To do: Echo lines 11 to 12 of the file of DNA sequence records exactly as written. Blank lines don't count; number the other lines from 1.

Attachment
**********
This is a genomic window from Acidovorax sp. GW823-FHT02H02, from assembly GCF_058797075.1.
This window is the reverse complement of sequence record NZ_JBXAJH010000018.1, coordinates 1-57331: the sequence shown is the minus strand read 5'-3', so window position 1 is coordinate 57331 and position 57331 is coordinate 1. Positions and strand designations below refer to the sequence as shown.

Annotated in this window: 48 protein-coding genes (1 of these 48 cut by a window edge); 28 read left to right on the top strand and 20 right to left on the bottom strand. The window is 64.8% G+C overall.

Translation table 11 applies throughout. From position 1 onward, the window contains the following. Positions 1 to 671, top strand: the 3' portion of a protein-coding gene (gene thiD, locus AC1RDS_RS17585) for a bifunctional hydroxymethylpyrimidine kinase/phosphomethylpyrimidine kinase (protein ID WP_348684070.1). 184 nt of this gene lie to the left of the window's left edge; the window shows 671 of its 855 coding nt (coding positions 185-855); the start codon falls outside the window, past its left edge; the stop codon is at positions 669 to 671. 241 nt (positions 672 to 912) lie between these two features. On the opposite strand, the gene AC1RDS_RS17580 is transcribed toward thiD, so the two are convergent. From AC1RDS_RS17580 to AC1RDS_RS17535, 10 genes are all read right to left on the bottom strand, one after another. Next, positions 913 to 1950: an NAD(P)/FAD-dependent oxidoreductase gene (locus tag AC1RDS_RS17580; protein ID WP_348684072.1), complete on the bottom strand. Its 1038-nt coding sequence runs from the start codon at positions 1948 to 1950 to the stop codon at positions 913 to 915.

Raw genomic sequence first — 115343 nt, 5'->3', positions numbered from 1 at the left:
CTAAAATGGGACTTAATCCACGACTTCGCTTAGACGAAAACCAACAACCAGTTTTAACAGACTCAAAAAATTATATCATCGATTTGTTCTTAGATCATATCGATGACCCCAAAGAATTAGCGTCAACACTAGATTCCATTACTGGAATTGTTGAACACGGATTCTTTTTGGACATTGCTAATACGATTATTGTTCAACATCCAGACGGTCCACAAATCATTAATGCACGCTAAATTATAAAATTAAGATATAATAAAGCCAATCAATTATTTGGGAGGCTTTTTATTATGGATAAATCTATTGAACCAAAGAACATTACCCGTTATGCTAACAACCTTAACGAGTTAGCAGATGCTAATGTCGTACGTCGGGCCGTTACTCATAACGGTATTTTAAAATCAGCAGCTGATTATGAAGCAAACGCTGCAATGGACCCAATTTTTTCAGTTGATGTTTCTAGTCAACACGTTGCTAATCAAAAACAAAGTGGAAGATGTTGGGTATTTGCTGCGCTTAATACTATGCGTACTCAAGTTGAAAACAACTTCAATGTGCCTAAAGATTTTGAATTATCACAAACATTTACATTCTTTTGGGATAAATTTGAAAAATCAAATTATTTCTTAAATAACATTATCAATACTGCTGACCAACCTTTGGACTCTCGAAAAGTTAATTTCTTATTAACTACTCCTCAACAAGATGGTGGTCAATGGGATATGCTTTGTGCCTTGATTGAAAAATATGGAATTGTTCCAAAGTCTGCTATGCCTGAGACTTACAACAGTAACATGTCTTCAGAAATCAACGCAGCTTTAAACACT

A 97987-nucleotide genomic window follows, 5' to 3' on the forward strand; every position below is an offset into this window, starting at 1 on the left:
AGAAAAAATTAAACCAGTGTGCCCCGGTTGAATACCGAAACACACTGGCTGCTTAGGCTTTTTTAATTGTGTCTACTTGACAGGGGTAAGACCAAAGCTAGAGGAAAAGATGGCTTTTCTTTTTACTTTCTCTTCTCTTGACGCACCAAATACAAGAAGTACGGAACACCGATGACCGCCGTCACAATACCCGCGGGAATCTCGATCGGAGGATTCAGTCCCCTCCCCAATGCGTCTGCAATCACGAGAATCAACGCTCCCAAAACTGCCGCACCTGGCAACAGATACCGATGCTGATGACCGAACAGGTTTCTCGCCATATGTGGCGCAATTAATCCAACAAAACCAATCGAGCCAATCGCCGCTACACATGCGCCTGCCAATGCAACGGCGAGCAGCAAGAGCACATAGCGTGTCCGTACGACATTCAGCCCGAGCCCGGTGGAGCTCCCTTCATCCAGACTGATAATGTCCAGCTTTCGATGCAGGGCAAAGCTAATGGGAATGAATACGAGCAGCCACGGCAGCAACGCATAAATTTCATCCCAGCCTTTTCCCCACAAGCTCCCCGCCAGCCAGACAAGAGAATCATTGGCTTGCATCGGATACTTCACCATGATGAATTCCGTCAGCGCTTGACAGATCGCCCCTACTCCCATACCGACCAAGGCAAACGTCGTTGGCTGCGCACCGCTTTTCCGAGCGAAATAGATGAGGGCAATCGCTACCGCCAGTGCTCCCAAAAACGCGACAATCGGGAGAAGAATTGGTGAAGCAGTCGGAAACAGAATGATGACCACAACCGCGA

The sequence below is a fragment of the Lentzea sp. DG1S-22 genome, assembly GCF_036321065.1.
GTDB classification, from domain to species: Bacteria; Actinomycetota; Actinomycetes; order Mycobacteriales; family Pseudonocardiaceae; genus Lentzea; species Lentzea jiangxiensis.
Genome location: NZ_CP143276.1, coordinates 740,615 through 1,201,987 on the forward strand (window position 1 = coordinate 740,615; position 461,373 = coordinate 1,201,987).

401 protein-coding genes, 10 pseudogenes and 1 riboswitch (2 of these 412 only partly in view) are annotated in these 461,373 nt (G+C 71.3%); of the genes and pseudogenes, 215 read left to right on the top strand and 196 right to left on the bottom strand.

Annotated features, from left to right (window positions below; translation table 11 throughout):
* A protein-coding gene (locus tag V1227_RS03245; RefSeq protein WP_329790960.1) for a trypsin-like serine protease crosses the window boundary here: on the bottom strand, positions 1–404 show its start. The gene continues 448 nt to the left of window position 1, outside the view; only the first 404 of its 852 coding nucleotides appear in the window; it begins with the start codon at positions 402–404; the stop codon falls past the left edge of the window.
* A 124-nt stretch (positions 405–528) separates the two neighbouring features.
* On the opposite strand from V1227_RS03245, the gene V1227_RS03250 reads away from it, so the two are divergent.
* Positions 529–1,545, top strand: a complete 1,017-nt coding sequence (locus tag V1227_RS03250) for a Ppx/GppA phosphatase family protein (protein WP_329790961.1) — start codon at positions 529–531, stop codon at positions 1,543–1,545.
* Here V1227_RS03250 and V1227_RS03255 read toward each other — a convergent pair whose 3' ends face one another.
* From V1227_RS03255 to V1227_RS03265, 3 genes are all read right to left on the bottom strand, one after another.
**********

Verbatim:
Genome location: NZ_CP143276.1, coordinates 740,615 through 1,201,987 on the forward strand (window position 1 = coordinate 740,615; position 461,373 = coordinate 1,201,987).

401 protein-coding genes, 10 pseudogenes and 1 riboswitch (2 of these 412 only partly in view) are annotated in these 461,373 nt (G+C 71.3%); of the genes and pseudogenes, 215 read left to right on the top strand and 196 right to left on the bottom strand.